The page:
In the fourth episode of the third season of Buffy the Vampire Slayer, WELL ALL OF THIS IS UNEXPECTED. Intrigued? Then it’s time for Mark to watch Buffy.
I’m sure you all know this already, but if you happen to be in the tiny minority that reads these posts but does NOT watch the episodes, this episode deals with domestic violence, so it’s inevitable that I have to talk about it. I wanted to provide this just in case you needed a trigger warning!
Some things age with time strangely, and there are parts of “Beauty and the Beasts” that are a tad odd to me. Then I looked at the air date: October 20, 1998. Three days before my fifteenth birthday. There was an episode of a popular television that showed us the perils of domestic violence, a metaphor for alcoholism, and made parallels to a violent system of misogyny that exists in our culture. IN 1998. What the fuck????
I’d always heard that while Buffy slipped up, it was one of the more progressive dramas on television, but I never really engaged that idea beyond rolling my eyes at the idea that a show about vampires could be thoughtful. omg I am a vampire bigot. Actually, vampires are used often as a metaphor for marginalized groups, and it’s one of my least favorite things? Because, like, I can’t count how many times vampirism was a metaphor for homosexuality, and that analogy doesn’t work because I don’t suck the life out of other people. I think there’s something inherently dangerous about vampires that doesn’t exist for people who are gay or queer. [PS: I realize that I just typed a sentence that starts with “I don’t suck…” when talking about being gay. SHUT UP SHUSH.]
The only reason I’m bringing this up is became I came into Buffy with an idea that it was a silly show. It doesn’t help that it aired on the WB, which was sort of known in my time as being never serious and kind of cheesy and LOOK I WAS JUST SO OBSESSED WITH THE X-FILES. Is there anything wrong with a love that pure??? What I’ve discovered over the last thirty-odd episodes or so is that while the show certainly has the capacity to be serious, it’s so much more intelligent and thoughtful than I ever imagined. Personally, I’m obsessed with the idea of being a teenager, and it’s why I’m writing a YA fiction novel. There’s so much potential for ripe storytelling during that time period, and Buffy impresses me time and time again with episodes that deal with that pivotal and transformative period in our lives. Hell, I’m sure there are some of you who are still in the midst of this part of your life and therefore you totally understand me.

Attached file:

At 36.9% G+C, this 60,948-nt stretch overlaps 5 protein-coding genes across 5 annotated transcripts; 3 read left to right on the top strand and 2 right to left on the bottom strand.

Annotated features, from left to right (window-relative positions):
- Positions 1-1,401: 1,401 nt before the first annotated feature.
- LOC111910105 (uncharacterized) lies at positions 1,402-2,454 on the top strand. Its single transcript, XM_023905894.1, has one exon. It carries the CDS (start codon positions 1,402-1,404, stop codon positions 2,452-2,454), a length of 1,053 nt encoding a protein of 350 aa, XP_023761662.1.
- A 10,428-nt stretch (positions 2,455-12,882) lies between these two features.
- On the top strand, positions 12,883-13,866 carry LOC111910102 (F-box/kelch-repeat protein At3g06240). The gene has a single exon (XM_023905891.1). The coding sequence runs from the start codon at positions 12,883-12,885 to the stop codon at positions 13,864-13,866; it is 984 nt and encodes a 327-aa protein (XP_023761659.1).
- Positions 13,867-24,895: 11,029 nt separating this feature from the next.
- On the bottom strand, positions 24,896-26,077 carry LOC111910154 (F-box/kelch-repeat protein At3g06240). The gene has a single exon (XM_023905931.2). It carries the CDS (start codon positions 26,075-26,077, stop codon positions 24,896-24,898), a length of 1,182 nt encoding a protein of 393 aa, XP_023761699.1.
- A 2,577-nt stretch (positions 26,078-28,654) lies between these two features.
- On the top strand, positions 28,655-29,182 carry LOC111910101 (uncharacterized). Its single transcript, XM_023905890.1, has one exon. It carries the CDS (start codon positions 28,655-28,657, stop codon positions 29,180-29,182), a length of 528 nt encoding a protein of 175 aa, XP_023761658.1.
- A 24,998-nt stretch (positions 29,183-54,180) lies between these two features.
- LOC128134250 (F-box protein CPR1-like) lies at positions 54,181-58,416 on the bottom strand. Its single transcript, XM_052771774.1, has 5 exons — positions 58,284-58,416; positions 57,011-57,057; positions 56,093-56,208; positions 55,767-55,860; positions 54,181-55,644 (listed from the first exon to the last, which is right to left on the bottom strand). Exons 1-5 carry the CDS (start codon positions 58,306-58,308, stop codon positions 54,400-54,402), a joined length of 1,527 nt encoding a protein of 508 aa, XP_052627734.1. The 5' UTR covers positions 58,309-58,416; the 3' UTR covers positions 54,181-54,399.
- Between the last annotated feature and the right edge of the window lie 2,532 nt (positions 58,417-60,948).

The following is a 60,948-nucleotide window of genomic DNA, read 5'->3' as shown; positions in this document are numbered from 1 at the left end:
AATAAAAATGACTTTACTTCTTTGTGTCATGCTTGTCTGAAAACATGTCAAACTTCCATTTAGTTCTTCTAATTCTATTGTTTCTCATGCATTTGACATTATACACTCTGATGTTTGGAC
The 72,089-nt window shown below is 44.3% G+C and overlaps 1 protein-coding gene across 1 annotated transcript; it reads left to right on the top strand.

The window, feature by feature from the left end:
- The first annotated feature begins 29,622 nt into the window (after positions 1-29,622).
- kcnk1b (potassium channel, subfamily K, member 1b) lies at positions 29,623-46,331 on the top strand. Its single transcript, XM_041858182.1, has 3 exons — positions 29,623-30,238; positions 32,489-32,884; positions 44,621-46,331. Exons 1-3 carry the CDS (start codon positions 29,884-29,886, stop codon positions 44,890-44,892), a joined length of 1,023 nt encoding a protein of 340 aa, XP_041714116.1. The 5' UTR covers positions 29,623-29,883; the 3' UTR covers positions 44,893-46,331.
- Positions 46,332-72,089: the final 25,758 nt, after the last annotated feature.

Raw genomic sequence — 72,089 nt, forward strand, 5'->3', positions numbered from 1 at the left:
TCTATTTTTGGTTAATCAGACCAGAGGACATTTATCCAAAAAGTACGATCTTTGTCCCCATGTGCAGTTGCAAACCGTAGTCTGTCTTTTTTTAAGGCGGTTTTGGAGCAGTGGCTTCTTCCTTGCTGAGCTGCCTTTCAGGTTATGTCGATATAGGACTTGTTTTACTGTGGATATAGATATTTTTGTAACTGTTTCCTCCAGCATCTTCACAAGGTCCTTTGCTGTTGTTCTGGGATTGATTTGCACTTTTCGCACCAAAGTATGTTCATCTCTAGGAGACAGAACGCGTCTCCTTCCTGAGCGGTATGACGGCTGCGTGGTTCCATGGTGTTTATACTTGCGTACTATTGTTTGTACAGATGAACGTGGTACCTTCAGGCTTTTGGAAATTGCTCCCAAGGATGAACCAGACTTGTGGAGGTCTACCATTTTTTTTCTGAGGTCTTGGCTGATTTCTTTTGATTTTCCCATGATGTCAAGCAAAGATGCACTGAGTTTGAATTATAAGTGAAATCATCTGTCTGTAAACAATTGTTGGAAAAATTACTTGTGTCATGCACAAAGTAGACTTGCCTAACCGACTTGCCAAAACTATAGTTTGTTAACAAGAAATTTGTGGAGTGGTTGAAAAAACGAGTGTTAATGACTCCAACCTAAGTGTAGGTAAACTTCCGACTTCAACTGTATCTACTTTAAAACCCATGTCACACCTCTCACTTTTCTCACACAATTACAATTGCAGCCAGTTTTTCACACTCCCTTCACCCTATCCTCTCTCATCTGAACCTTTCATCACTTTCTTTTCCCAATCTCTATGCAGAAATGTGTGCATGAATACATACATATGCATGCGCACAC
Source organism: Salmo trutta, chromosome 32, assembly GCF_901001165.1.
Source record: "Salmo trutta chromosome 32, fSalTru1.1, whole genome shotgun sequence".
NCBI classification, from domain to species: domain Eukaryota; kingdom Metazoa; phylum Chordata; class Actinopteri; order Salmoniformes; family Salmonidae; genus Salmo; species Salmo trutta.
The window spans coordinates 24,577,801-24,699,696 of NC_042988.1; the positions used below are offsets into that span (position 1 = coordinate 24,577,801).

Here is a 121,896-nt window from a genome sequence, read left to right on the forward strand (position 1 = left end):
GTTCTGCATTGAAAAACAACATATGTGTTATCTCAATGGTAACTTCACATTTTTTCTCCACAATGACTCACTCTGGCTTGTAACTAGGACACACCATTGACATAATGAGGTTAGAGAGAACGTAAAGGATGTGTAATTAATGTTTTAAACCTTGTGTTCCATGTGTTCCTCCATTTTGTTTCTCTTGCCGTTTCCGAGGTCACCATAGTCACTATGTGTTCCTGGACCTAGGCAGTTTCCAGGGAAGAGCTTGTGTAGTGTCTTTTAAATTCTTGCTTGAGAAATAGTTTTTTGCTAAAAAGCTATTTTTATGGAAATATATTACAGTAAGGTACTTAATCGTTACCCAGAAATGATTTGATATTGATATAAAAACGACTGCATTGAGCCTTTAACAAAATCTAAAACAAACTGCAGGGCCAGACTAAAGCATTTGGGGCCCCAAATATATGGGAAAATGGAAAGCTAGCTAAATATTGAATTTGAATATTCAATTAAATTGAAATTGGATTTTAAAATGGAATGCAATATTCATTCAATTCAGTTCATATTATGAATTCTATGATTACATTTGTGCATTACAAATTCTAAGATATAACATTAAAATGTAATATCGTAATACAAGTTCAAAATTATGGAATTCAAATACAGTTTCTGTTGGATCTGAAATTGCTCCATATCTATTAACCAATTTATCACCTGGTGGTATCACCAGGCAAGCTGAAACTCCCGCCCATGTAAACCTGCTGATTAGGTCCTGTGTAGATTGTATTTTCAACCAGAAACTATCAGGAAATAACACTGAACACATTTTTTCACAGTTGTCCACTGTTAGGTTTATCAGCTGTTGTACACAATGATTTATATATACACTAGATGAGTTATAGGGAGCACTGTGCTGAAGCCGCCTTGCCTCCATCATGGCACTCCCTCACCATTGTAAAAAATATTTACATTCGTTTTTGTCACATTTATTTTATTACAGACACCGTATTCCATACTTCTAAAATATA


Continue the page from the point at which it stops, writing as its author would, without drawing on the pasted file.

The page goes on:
Viewing these episodes through the lens of my own experience as a teenager gives them so much more depth. I know it may be weird that I pedantically obsess over small details, character turns, or social stigmas that I come across. I know that, historically, reviewing television only really happened this way in online communities. I mean, I remember when I first got online in the 90s (I AM SO FUCKING OLD WHAT THE FUCK) and discovered The X-Files chatrooms and message boards, found out that people called one another X-Philes, and that they “shipped” Mulder and Scully. I learned what shipping was. What stuck with the most over the years, though, was how a thread on a single episode that aired could go three or four hundred replies long, that there were people discussing the subtext of government paranoia, or perhaps talking about how Scully’s character subverted gender roles along the way, or even folks complaining about a poorly-executed endgame for a particular story.
It’s those sort of communities that have inspired me all these years, and I’d never be doing what I’m doing without them. I love the chance to discuss Buffy not only because HOLY SHIT THIS SHOW IS SO GOOD, but because the show itself facilitates discussion on these issues. I generally end up liking something more if I can appreciate it on multiple levels, and it’s why I’m enjoying Buffy so much as it is.
I definitely think that “Beauty and the Beasts” does its story well, but I must admit that I think this story has one of the most convoluted plots in the series so far, one that confused me a few times because so much was jammed into it. It’s starts off being about Oz and the beast that he has inside him, then it shifts to Angel being a beast after returning from Hell (HELP ME HELP ME HELP ME OH MY GOD), but then it shifts its attention to Debbie and Pete in the last fifteen minutes or so, and then all three plots sort of come together? Truthfully, each one of these three plots could have been given its own episode, so I thought the one thing that made this episode suffer was that it was too full.